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In Seaview, the sign points to teamwork

Generous Templin Foundation jump starts fundraising effort

By PATRICK WEBB

Observer correspondent

Published on October 10, 2018 2:05PM

John Ramage, project manager, left, and Brett Malin, longtime Seaview resident, are all smiles as they check over the installation of the Seaview sign. A traffic accident damaged the old one to the point where it was unsafe and had to be removed. It took two years to replace as designs were drawn up and funds were raised.

PATRICK WEBB/For the Observer

John Ramage, project manager, left, and Brett Malin, longtime Seaview resident, are all smiles as they check over the installation of the Seaview sign. A traffic accident damaged the old one to the point where it was unsafe and had to be removed. It took two years to replace as designs were drawn up and funds were raised.

Selling handmade birdhouses is a fundraising tool for the Seaview beach approach sign. For more information, call Ann at 503-238-1849 or email seaviewhistorical@gmail.com.

CONTRIBUTED PHOTO

Selling handmade birdhouses is a fundraising tool for the Seaview beach approach sign. For more information, call Ann at 503-238-1849 or email seaviewhistorical@gmail.com.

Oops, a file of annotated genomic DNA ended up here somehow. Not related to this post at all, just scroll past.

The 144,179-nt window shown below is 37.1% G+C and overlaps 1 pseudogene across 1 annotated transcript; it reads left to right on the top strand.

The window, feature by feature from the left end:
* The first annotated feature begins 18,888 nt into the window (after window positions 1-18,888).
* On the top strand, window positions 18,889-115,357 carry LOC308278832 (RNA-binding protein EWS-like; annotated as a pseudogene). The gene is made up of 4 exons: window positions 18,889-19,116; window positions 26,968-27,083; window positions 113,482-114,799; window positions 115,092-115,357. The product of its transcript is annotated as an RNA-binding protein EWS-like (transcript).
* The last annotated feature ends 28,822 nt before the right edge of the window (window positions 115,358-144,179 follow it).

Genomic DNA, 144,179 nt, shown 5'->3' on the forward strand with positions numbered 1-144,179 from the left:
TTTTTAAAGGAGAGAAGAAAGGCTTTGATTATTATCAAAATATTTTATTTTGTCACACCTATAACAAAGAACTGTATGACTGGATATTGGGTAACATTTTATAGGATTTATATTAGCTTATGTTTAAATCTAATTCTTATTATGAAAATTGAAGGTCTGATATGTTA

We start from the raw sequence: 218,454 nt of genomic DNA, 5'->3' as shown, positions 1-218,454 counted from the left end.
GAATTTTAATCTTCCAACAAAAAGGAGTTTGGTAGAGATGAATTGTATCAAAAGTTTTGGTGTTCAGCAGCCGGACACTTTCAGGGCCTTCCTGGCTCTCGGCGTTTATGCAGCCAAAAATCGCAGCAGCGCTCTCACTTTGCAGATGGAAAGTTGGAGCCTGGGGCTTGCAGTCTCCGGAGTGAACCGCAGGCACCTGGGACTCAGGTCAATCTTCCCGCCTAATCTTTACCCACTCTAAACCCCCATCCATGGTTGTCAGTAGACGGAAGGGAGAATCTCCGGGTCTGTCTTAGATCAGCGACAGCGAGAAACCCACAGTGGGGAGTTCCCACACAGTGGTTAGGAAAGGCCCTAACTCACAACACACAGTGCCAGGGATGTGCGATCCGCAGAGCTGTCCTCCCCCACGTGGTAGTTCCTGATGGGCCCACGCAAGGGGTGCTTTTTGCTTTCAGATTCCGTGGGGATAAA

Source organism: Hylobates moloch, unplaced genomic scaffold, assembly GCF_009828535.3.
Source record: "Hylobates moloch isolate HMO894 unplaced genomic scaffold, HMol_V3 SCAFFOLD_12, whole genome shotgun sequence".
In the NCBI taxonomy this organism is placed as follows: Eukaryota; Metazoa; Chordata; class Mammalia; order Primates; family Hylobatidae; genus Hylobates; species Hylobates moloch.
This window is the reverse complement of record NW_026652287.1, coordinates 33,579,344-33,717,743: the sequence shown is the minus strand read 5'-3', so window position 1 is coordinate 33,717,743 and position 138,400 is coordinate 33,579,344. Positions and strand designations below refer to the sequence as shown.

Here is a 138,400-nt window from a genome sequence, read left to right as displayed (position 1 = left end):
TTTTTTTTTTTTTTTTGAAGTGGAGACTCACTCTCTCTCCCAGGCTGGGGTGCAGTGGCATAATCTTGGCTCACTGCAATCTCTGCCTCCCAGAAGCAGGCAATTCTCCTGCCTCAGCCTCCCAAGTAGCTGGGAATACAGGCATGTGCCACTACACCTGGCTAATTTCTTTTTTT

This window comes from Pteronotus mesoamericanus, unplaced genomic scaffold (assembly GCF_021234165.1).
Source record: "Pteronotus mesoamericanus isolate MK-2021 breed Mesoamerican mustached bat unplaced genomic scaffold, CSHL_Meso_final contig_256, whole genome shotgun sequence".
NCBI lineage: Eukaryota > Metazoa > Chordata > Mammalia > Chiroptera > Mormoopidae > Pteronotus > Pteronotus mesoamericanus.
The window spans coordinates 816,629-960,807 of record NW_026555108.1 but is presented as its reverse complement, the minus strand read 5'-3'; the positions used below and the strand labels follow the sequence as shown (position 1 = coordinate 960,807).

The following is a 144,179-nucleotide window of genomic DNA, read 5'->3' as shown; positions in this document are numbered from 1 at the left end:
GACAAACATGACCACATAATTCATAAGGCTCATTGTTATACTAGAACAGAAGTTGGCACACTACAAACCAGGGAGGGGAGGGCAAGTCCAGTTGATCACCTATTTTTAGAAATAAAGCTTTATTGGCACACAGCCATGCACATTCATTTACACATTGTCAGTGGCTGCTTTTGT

SEAVIEW — It’s up!

The Seaview sign is back in its rightful place, two years after a car accident which damaged it so badly it had to be removed.

And Nansen Malin, who led the campaign to get it replaced, is happy.

But she’s not taking much of the credit — there is a list of people to thank, proving community projects are a team effort.

The old sign had been in place at 38th Place for 16 years. When it was hit by a vehicle two years ago, Pacific County crews had to remove it because the damaged, termite-ridden structure was a hazard. That version was one of many incarnations greeting visitors to the Seaview beach approach in the last 145 years.

As designs were considered for a new sign, the Columbia Pacific Heritage Museum showed project supporters photos of earlier versions, some of which were constructed from whale bones or driftwood.


Priority


Malin and members of the Seaview Historical Preservation Society (SHiPS), decided replacing it was a priority. Getting that accomplished took two years because of the need to raise funds and create a new design that met changed government requirements.

For her project manager, Malin recruited John Ramage, a civil engineer who had retired to Seaview. He embraced the concept, led the planning and provided the technical expertise to make it happen, Malin said.

Together they brought architect David Jensen on board. Jensen, whose grandparents lived close to the sign decades ago, worked through design concepts, engineering requirements and safety regulations. “He helped us refine the design to fit ‘Historic Seaview.’” Malin said.

The group liaised closely with all relevant agencies. “Pacific County has been very supportive through the conception, permitting and installation process,” said Malin. “The county commissioners were supportive and Mike Collins of Public Works has been especially helpful.”